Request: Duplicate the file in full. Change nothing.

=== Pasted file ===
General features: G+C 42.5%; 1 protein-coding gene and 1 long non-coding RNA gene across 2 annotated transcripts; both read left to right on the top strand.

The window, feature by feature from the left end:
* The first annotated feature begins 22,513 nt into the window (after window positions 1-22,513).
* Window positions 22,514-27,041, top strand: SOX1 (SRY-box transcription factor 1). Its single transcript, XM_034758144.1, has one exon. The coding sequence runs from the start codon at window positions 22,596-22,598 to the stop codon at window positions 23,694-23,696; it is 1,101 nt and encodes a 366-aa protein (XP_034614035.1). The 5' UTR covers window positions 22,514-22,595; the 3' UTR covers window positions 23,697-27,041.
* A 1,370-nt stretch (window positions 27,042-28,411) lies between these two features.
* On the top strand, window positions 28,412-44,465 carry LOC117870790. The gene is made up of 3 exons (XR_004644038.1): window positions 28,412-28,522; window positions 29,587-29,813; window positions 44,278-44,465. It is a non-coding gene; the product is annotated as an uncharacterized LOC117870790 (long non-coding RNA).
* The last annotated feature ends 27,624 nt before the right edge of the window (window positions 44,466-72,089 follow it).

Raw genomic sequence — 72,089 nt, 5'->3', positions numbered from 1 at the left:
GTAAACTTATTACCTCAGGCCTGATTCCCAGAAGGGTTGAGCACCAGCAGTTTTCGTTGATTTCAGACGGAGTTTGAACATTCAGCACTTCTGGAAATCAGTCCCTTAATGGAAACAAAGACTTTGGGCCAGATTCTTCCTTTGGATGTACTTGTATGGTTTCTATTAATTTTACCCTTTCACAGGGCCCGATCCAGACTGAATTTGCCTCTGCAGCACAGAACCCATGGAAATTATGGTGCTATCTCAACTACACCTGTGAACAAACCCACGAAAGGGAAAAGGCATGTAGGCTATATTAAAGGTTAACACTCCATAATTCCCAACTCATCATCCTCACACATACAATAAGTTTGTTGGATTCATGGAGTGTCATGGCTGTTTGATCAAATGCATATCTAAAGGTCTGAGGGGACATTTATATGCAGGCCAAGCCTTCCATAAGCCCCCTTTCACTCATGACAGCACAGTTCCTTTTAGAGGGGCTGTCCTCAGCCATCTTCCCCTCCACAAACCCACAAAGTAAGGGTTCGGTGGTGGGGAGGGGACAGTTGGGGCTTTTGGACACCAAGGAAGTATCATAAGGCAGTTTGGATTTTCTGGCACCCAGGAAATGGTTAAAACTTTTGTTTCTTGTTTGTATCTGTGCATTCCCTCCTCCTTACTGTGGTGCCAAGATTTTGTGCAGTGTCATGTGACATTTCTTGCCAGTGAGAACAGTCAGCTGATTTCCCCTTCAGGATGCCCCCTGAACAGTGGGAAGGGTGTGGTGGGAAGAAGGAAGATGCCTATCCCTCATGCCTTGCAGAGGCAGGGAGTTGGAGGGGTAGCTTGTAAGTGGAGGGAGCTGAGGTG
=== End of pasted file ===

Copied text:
General features: G+C 42.5%; 1 protein-coding gene and 1 long non-coding RNA gene across 2 annotated transcripts; both read left to right on the top strand.

The window, feature by feature from the left end:
* The first annotated feature begins 22,513 nt into the window (after window positions 1-22,513).
* Window positions 22,514-27,041, top strand: SOX1 (SRY-box transcription factor 1). Its single transcript, XM_034758144.1, has one exon. The coding sequence runs from the start codon at window positions 22,596-22,598 to the stop codon at window positions 23,694-23,696; it is 1,101 nt and encodes a 366-aa protein (XP_034614035.1). The 5' UTR covers window positions 22,514-22,595; the 3' UTR covers window positions 23,697-27,041.
* A 1,370-nt stretch (window positions 27,042-28,411) lies between these two features.
* On the top strand, window positions 28,412-44,465 carry LOC117870790. The gene is made up of 3 exons (XR_004644038.1): window positions 28,412-28,522; window positions 29,587-29,813; window positions 44,278-44,465. It is a non-coding gene; the product is annotated as an uncharacterized LOC117870790 (long non-coding RNA).
* The last annotated feature ends 27,624 nt before the right edge of the window (window positions 44,466-72,089 follow it).

Raw genomic sequence — 72,089 nt, 5'->3', positions numbered from 1 at the left:
GTAAACTTATTACCTCAGGCCTGATTCCCAGAAGGGTTGAGCACCAGCAGTTTTCGTTGATTTCAGACGGAGTTTGAACATTCAGCACTTCTGGAAATCAGTCCCTTAATGGAAACAAAGACTTTGGGCCAGATTCTTCCTTTGGATGTACTTGTATGGTTTCTATTAATTTTACCCTTTCACAGGGCCCGATCCAGACTGAATTTGCCTCTGCAGCACAGAACCCATGGAAATTATGGTGCTATCTCAACTACACCTGTGAACAAACCCACGAAAGGGAAAAGGCATGTAGGCTATATTAAAGGTTAACACTCCATAATTCCCAACTCATCATCCTCACACATACAATAAGTTTGTTGGATTCATGGAGTGTCATGGCTGTTTGATCAAATGCATATCTAAAGGTCTGAGGGGACATTTATATGCAGGCCAAGCCTTCCATAAGCCCCCTTTCACTCATGACAGCACAGTTCCTTTTAGAGGGGCTGTCCTCAGCCATCTTCCCCTCCACAAACCCACAAAGTAAGGGTTCGGTGGTGGGGAGGGGACAGTTGGGGCTTTTGGACACCAAGGAAGTATCATAAGGCAGTTTGGATTTTCTGGCACCCAGGAAATGGTTAAAACTTTTGTTTCTTGTTTGTATCTGTGCATTCCCTCCTCCTTACTGTGGTGCCAAGATTTTGTGCAGTGTCATGTGACATTTCTTGCCAGTGAGAACAGTCAGCTGATTTCCCCTTCAGGATGCCCCCTGAACAGTGGGAAGGGTGTGGTGGGAAGAAGGAAGATGCCTATCCCTCATGCCTTGCAGAGGCAGGGAGTTGGAGGGGTAGCTTGTAAGTGGAGGGAGCTGAGGTG